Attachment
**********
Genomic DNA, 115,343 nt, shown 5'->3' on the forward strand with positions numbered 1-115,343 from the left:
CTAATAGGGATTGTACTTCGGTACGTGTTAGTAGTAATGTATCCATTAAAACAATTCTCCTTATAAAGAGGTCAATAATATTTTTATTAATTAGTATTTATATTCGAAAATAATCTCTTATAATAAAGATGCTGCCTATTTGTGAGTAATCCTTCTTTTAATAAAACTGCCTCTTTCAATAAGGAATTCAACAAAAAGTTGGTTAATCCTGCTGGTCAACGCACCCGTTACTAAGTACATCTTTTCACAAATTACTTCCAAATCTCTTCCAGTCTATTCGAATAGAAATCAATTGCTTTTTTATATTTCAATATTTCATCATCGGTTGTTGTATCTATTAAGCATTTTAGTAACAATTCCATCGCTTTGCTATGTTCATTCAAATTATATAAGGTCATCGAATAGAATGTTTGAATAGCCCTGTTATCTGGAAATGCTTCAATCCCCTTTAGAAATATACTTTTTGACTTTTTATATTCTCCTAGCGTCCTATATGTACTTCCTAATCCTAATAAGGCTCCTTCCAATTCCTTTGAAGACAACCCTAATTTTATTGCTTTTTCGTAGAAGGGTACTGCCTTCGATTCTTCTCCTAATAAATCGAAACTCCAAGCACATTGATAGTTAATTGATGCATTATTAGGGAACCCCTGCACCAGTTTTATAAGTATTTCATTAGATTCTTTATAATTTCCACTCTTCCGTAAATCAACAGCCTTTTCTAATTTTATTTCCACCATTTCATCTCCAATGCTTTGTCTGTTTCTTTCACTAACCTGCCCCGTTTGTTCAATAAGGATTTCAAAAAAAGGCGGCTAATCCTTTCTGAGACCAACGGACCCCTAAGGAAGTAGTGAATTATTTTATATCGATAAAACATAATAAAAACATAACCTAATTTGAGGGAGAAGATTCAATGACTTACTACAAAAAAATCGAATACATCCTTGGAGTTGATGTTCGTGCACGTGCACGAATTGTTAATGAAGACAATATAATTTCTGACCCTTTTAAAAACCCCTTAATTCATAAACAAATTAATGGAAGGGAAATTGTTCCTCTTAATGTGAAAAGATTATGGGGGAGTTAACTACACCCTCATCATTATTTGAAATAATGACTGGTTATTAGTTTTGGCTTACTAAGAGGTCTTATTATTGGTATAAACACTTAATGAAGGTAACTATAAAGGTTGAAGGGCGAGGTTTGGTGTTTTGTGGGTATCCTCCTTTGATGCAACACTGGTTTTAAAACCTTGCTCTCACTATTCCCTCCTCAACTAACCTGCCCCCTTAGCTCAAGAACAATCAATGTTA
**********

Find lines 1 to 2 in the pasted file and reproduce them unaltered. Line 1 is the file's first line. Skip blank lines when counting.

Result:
Genomic DNA, 115,343 nt, shown 5'->3' on the forward strand with positions numbered 1-115,343 from the left:
CTAATAGGGATTGTACTTCGGTACGTGTTAGTAGTAATGTATCCATTAAAACAATTCTCCTTATAAAGAGGTCAATAATATTTTTATTAATTAGTATTTATATTCGAAAATAATCTCTTATAATAAAGATGCTGCCTATTTGTGAGTAATCCTTCTTTTAATAAAACTGCCTCTTTCAATAAGGAATTCAACAAAAAGTTGGTTAATCCTGCTGGTCAACGCACCCGTTACTAAGTACATCTTTTCACAAATTACTTCCAAATCTCTTCCAGTCTATTCGAATAGAAATCAATTGCTTTTTTATATTTCAATATTTCATCATCGGTTGTTGTATCTATTAAGCATTTTAGTAACAATTCCATCGCTTTGCTATGTTCATTCAAATTATATAAGGTCATCGAATAGAATGTTTGAATAGCCCTGTTATCTGGAAATGCTTCAATCCCCTTTAGAAATATACTTTTTGACTTTTTATATTCTCCTAGCGTCCTATATGTACTTCCTAATCCTAATAAGGCTCCTTCCAATTCCTTTGAAGACAACCCTAATTTTATTGCTTTTTCGTAGAAGGGTACTGCCTTCGATTCTTCTCCTAATAAATCGAAACTCCAAGCACATTGATAGTTAATTGATGCATTATTAGGGAACCCCTGCACCAGTTTTATAAGTATTTCATTAGATTCTTTATAATTTCCACTCTTCCGTAAATCAACAGCCTTTTCTAATTTTATTTCCACCATTTCATCTCCAATGCTTTGTCTGTTTCTTTCACTAACCTGCCCCGTTTGTTCAATAAGGATTTCAAAAAAAGGCGGCTAATCCTTTCTGAGACCAACGGACCCCTAAGGAAGTAGTGAATTATTTTATATCGATAAAACATAATAAAAACATAACCTAATTTGAGGGAGAAGATTCAATGACTTACTACAAAAAAATCGAATACATCCTTGGAGTTGATGTTCGTGCACGTGCACGAATTGTTAATGAAGACAATATAATTTCTGACCCTTTTAAAAACCCCTTAATTCATAAACAAATTAATGGAAGGGAAATTGTTCCTCTTAATGTGAAAAGATTATGGGGGAGTTAACTACACCCTCATCATTATTTGAAATAATGACTGGTTATTAGTTTTGGCTTACTAAGAGGTCTTATTATTGGTATAAACACTTAATGAAGGTAACTATAAAGGTTGAAGGGCGAGGTTTGGTGTTTTGTGGGTATCCTCCTTTGATGCAACACTGGTTTTAAAACCTTGCTCTCACTATTCCCTCCTCAACTAACCTGCCCCCTTAGCTCAAGAACAATCAATGTTA